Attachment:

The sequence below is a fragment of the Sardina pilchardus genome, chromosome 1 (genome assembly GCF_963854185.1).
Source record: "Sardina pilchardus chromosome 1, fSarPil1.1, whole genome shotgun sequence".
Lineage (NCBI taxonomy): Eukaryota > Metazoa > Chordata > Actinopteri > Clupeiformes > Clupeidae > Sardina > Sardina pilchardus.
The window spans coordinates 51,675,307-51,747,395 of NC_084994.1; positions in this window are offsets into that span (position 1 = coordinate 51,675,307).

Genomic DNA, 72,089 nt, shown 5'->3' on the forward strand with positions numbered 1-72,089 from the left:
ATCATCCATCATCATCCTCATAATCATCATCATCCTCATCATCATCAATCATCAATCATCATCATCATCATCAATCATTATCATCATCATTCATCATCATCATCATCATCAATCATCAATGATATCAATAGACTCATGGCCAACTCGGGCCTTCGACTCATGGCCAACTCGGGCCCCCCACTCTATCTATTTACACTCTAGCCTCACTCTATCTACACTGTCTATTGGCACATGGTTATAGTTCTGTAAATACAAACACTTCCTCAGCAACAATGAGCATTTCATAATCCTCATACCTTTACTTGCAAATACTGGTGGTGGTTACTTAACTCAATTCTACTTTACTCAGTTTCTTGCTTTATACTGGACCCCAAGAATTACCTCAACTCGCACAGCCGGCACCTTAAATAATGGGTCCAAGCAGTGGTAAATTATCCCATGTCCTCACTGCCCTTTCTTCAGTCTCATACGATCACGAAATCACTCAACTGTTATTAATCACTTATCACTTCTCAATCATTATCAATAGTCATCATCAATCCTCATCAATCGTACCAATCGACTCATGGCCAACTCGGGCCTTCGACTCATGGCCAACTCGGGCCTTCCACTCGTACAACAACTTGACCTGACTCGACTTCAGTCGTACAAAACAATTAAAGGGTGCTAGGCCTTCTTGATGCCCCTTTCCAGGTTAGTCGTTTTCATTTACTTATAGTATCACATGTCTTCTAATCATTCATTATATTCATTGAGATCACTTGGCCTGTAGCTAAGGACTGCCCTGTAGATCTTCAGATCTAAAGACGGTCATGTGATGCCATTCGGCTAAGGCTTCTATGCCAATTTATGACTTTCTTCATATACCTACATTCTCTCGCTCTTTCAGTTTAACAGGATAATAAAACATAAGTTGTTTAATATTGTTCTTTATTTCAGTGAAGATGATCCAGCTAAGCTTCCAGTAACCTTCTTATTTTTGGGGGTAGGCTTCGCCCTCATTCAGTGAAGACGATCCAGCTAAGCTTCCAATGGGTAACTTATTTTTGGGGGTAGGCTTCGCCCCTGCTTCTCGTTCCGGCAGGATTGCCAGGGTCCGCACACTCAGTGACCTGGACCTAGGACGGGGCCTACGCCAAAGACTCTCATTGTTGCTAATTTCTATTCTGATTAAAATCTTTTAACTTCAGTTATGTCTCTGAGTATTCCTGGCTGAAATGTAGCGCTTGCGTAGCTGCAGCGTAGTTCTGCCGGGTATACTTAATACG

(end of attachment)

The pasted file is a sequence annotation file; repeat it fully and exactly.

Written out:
The sequence below is a fragment of the Sardina pilchardus genome, chromosome 1 (genome assembly GCF_963854185.1).
Source record: "Sardina pilchardus chromosome 1, fSarPil1.1, whole genome shotgun sequence".
Lineage (NCBI taxonomy): Eukaryota > Metazoa > Chordata > Actinopteri > Clupeiformes > Clupeidae > Sardina > Sardina pilchardus.
The window spans coordinates 51,675,307-51,747,395 of NC_084994.1; positions in this window are offsets into that span (position 1 = coordinate 51,675,307).

Genomic DNA, 72,089 nt, shown 5'->3' on the forward strand with positions numbered 1-72,089 from the left:
ATCATCCATCATCATCCTCATAATCATCATCATCCTCATCATCATCAATCATCAATCATCATCATCATCATCAATCATTATCATCATCATTCATCATCATCATCATCATCAATCATCAATGATATCAATAGACTCATGGCCAACTCGGGCCTTCGACTCATGGCCAACTCGGGCCCCCCACTCTATCTATTTACACTCTAGCCTCACTCTATCTACACTGTCTATTGGCACATGGTTATAGTTCTGTAAATACAAACACTTCCTCAGCAACAATGAGCATTTCATAATCCTCATACCTTTACTTGCAAATACTGGTGGTGGTTACTTAACTCAATTCTACTTTACTCAGTTTCTTGCTTTATACTGGACCCCAAGAATTACCTCAACTCGCACAGCCGGCACCTTAAATAATGGGTCCAAGCAGTGGTAAATTATCCCATGTCCTCACTGCCCTTTCTTCAGTCTCATACGATCACGAAATCACTCAACTGTTATTAATCACTTATCACTTCTCAATCATTATCAATAGTCATCATCAATCCTCATCAATCGTACCAATCGACTCATGGCCAACTCGGGCCTTCGACTCATGGCCAACTCGGGCCTTCCACTCGTACAACAACTTGACCTGACTCGACTTCAGTCGTACAAAACAATTAAAGGGTGCTAGGCCTTCTTGATGCCCCTTTCCAGGTTAGTCGTTTTCATTTACTTATAGTATCACATGTCTTCTAATCATTCATTATATTCATTGAGATCACTTGGCCTGTAGCTAAGGACTGCCCTGTAGATCTTCAGATCTAAAGACGGTCATGTGATGCCATTCGGCTAAGGCTTCTATGCCAATTTATGACTTTCTTCATATACCTACATTCTCTCGCTCTTTCAGTTTAACAGGATAATAAAACATAAGTTGTTTAATATTGTTCTTTATTTCAGTGAAGATGATCCAGCTAAGCTTCCAGTAACCTTCTTATTTTTGGGGGTAGGCTTCGCCCTCATTCAGTGAAGACGATCCAGCTAAGCTTCCAATGGGTAACTTATTTTTGGGGGTAGGCTTCGCCCCTGCTTCTCGTTCCGGCAGGATTGCCAGGGTCCGCACACTCAGTGACCTGGACCTAGGACGGGGCCTACGCCAAAGACTCTCATTGTTGCTAATTTCTATTCTGATTAAAATCTTTTAACTTCAGTTATGTCTCTGAGTATTCCTGGCTGAAATGTAGCGCTTGCGTAGCTGCAGCGTAGTTCTGCCGGGTATACTTAATACG